However, most domestic solar arrays don’t have this capability, losing energy from the sun.

The Difference between Thermal Solar Power and Photovoltaic Solar Power

Thus far, we’ve been talking about photovoltaic solar power or converting sunlight directly into electricity. But solar power is more than just photovoltaic.

Solar power is about converting sunlight into usable energy, including heat. So thermal solar power uses heat generated from sunlight to power generators or used another way.

The most popular domestic use for thermal solar power is heating a house. Essentially, heat is gathered from an attic or a thermal solar array on the roof, and then a fan spreads the heated air into the place below.

It can significantly reduce energy costs during the spring and autumn, although the array typically doesn’t get warm enough during the winter. And an even simpler way to use thermal energy is to have large south-facing windows.

The windows capture the sunlight, heating your house, resulting in lower heating bills during winter. Just keep in mind those same windows will capture heat just as well during the summer, so if you live in a warm area, it may not be practical.

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Thermal solar arrays can also heat water to support the water heating system in the house, either by feeding the water heater with water at a higher temperature or by pumping into a register, helping to heat the home with water heated from the sun.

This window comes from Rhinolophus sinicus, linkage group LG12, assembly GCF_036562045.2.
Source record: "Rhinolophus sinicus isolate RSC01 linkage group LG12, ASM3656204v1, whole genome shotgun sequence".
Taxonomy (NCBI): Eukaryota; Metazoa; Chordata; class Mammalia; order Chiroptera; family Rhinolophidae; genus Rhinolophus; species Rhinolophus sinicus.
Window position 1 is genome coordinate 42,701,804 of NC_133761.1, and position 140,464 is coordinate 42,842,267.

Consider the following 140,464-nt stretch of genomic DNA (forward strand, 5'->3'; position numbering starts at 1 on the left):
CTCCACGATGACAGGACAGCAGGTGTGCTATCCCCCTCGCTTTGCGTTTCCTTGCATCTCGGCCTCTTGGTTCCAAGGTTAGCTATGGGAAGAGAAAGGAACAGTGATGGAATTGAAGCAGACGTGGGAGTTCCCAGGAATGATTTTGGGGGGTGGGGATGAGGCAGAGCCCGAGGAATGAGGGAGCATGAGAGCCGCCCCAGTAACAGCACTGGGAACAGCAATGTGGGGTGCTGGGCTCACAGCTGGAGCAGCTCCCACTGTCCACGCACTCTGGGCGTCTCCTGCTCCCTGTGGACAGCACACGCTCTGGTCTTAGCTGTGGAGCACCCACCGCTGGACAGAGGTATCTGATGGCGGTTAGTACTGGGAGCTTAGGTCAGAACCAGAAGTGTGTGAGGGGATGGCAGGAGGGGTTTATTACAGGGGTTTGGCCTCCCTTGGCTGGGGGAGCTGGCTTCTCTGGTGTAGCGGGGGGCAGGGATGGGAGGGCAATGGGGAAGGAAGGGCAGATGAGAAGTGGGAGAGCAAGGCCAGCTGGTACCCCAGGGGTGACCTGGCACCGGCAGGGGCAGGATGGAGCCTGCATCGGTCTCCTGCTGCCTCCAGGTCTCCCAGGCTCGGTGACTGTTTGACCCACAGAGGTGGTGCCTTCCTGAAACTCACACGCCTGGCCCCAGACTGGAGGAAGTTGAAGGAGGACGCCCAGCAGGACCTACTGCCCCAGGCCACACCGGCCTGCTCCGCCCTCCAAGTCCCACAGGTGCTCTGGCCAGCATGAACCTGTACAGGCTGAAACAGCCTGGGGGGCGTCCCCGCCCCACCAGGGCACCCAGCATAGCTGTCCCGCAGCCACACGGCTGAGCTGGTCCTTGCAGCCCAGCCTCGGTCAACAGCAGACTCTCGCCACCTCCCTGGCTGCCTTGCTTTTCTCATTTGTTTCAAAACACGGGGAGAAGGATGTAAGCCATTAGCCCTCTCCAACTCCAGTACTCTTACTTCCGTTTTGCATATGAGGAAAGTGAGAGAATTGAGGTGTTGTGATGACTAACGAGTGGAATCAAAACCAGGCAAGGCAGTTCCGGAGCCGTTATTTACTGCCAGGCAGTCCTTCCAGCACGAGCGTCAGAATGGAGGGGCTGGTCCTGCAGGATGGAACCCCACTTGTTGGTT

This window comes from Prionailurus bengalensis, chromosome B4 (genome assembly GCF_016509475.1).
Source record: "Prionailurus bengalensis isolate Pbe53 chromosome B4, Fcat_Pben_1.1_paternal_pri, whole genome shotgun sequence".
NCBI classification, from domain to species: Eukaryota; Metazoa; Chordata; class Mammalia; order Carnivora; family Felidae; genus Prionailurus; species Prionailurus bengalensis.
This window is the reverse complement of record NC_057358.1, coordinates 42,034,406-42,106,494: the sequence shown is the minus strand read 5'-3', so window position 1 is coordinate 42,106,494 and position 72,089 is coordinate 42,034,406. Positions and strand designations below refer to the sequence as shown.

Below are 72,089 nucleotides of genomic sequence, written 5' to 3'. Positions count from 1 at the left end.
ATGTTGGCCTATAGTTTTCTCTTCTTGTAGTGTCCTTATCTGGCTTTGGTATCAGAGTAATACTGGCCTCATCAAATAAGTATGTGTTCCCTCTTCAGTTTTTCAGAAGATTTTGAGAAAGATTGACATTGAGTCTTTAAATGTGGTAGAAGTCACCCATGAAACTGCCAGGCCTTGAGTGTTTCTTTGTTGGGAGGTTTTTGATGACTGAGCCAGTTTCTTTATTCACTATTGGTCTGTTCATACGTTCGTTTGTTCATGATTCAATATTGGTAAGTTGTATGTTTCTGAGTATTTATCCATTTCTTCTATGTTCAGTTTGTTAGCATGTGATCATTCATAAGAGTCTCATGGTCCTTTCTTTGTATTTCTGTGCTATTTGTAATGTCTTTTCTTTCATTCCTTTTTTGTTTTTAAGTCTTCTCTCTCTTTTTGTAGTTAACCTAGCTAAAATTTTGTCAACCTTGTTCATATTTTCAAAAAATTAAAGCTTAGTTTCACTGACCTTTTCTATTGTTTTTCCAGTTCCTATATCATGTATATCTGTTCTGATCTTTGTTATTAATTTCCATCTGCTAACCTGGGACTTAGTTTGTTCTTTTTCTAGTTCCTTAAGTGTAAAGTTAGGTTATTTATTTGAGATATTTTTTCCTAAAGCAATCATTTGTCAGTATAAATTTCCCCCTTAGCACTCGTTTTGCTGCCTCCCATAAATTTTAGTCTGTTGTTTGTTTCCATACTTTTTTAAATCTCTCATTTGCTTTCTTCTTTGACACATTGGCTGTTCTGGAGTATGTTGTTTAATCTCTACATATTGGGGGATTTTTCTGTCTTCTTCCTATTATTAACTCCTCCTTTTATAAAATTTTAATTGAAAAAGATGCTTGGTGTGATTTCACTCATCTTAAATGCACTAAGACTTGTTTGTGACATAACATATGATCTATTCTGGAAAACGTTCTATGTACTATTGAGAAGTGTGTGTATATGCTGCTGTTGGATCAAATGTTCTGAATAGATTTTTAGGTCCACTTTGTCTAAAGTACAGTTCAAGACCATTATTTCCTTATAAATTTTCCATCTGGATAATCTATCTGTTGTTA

Different Types of Solar Arrays

There is the photovoltaic solar array, which I discussed above. They consist of photovoltaic cells and solar panels and convert sunlight directly into electricity. They all come in a similar format; however domestic arrays are typically not as efficient as industrial arrays as they do not continually follow the sun throughout the day. 

Thermal solar arrays have several different formats depending on your needs. Domestic thermal solar arrays can heat houses, water, or even capture sunlight from windows. 

While they’re cheaper to set up than photovoltaic arrays, thermal arrays that heat water need regular maintenance, while thermal arrays that heat air only need care as needed (i.e., only if the fan that moves the air breaks down).

Industrial thermal solar arrays typically consist of many mirrors that concentrate sunlight onto a single point then use the concentrated sunlight to boil water, powering a turbine that generates electricity. 

These arrays have many moving parts and have to be adjusted to face the sun throughout the day, making them impractical for domestic use.


I hope you learned a little about solar power and its intricacies. Solar power involves using sunlight for energy, not just directly converting it into electricity. 

There are many kinds of solar arrays, from thermal to photovoltaic. The solar panels convert the voltage generated by the excited photovoltaic cells into electricity in the photovoltaic array. 

Solar power is unlimited clean energy that we should take advantage of to power our future, and understanding solar power and how to capture it is essential.


General Solar Panel FAQ

What Problems Do Solar Panels Solve?

In environmental terms, solar panels can potentially solve a handful of problems, including;
1. Air pollution
2. Water pollution
3. Greenhouse gases
4. Reduction in fossil fuel use

For individuals, solar energy allows you to become completely self-sufficient when it comes to your electricity needs and can save you a lot of money in the long run.

What Are 3 Important Uses Of Solar Panels?

The three most important uses of solar panels are;